Tough Times as Companies Lay off Workers

East African Portland Cement (EAPC), has been making up to Ksh8m daily. This is one of the reasons that has resulted to its plans to lay off all of its employees in its restructuring strategy.
CEO Stephen Nthei, indicated that all the company positions will be declared redundant both for permanent and contracted employees.
The company has attributed its losses to increased output prices and production challenges.
This is not the first time the company is going through hard times, in 2016 the company fired 1,000 employees, indicating that at the time the company was overstaffed.
In 2018 the company laid off about 500 employees. Following this tribulations the Auditor General Edward Ouko termed the company as insolvent as it had failed to pay its debts.
The wave of lay-offs has hit Kenyan companies once again with more than four firms spelling intentions of getting rid of hundreds of workers before the end of the year.
Out of over 60 listed companies at the Nairobi Securities Exchange (NSE), 15 companies have so far announced that they are not making enough money signaling tough times ahead.
Telkom, Stanbic, East Africa Portland Cement, and the Diageo, the parent company of East African Breweries have already issued layoff warnings to workers with some of the retrenchments planned for as early as this month.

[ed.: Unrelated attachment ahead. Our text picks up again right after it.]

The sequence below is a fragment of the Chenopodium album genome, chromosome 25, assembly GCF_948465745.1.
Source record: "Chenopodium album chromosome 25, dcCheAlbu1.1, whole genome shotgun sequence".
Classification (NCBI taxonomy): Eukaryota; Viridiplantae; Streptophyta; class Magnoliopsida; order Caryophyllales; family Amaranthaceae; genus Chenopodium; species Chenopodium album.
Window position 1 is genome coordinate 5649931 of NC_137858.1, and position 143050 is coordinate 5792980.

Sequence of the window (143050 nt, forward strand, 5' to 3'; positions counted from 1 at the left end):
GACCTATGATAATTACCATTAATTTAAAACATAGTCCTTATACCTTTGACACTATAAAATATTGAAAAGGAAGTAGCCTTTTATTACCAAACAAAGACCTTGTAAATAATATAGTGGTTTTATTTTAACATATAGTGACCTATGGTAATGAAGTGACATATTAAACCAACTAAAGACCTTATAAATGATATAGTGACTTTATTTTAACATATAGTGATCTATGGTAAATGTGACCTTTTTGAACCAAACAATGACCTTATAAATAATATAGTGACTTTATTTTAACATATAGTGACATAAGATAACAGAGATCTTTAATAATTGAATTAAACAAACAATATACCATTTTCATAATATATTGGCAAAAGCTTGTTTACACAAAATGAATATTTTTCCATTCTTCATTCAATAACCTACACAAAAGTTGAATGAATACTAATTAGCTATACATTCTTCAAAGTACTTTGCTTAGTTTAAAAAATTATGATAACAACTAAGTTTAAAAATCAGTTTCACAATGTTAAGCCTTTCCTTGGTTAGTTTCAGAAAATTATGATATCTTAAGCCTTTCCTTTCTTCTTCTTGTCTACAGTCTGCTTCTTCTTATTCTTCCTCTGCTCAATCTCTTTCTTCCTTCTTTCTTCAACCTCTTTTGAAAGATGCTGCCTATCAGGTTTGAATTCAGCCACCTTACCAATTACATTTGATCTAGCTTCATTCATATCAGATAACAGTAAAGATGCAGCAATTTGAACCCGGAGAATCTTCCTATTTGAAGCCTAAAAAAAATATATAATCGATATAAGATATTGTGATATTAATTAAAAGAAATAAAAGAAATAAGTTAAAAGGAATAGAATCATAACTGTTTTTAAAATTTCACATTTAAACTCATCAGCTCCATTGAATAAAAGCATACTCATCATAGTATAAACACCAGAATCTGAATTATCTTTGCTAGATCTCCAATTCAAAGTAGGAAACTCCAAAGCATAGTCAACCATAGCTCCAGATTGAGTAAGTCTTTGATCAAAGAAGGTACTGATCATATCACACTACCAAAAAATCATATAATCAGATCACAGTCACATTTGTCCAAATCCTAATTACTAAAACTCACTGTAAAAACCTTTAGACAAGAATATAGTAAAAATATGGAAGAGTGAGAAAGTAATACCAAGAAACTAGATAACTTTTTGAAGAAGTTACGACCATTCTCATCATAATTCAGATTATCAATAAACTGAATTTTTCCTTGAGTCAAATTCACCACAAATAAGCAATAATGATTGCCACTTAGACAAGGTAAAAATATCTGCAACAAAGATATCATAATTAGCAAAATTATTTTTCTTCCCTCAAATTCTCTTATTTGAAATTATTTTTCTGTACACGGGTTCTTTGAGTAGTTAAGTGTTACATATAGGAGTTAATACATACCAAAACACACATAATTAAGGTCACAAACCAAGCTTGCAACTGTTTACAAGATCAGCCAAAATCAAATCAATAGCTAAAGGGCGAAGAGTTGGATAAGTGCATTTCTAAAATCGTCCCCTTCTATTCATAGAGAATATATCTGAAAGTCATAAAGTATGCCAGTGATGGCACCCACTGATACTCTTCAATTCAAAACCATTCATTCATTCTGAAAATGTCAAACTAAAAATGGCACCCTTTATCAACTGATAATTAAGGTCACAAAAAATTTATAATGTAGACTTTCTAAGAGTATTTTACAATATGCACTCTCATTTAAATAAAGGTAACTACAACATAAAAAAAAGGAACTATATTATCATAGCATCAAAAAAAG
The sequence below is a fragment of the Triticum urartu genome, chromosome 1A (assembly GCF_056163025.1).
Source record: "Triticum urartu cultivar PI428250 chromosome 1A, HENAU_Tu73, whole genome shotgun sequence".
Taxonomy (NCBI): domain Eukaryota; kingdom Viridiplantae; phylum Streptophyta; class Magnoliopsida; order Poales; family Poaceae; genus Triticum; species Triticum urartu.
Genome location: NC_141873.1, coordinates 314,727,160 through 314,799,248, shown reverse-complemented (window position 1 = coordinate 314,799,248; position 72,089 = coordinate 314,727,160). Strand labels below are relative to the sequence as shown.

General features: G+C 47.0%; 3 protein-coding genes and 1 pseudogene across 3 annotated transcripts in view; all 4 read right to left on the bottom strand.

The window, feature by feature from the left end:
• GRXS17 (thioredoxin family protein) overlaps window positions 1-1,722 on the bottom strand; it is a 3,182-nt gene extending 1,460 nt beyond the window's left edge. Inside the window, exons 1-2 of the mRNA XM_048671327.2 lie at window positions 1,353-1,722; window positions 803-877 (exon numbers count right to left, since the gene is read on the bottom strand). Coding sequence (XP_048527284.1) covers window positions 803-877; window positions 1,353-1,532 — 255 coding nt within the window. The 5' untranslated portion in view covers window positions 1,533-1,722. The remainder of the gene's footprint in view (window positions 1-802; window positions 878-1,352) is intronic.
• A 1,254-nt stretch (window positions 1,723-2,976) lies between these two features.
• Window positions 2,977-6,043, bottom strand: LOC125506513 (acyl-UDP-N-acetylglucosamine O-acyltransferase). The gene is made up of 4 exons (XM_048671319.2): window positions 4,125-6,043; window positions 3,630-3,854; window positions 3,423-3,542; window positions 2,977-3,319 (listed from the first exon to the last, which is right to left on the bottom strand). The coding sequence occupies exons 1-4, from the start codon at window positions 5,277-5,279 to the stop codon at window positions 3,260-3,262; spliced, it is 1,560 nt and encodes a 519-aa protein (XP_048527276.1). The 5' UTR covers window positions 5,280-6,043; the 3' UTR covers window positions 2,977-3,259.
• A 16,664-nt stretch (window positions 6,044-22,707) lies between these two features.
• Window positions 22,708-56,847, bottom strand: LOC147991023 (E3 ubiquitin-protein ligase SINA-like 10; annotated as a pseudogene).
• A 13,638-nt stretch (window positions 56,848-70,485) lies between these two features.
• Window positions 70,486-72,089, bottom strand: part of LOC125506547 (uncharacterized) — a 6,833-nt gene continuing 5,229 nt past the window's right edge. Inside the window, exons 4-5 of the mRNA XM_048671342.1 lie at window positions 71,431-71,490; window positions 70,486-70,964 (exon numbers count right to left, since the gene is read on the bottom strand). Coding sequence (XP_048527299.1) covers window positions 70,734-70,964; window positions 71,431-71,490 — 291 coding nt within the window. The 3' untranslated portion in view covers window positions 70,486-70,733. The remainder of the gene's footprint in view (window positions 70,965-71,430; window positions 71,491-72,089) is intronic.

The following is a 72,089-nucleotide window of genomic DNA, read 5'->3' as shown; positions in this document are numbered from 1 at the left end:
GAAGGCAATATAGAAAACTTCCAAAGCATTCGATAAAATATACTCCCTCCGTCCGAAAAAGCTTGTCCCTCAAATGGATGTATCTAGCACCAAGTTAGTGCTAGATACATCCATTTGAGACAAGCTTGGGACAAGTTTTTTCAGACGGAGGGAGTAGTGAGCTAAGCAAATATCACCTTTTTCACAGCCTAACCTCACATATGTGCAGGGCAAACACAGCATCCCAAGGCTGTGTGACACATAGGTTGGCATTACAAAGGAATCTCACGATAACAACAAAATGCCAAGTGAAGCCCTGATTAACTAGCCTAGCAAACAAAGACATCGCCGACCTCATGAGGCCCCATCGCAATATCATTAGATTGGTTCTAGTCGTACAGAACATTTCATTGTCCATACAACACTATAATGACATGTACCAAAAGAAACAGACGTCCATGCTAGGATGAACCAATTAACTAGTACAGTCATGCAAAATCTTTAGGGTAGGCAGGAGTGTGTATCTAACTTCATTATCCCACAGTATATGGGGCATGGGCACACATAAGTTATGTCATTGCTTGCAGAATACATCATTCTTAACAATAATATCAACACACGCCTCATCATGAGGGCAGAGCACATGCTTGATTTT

Stanbic Bank has offered permanent and pensionable employees a voluntary early retirement package which they can chose to accept or decline. The bank has also offered ex-gratia paymentcalculated at the rate of 1.5 month’s for each year of service. Also in the package is payment in lieu of notice as per the individual employment contract, retention on the medical scheme for the remainder of the calendar year up to 31st December 2019 and 25% loan discount on the immediate settlement of any outstanding staff loan balance. National Bank also fired over 100 employees in June 2019, Barclays Bank in 2017 fired 323 and Family Bank 150 of its employees.
Analysts attribute the mass layoffs to the high cost of production and labor as well as increased use of technology
The unemployement rate in Kenya had reduced in 2018 to 9.3% from 11.5%, however this could change with current layoffs.


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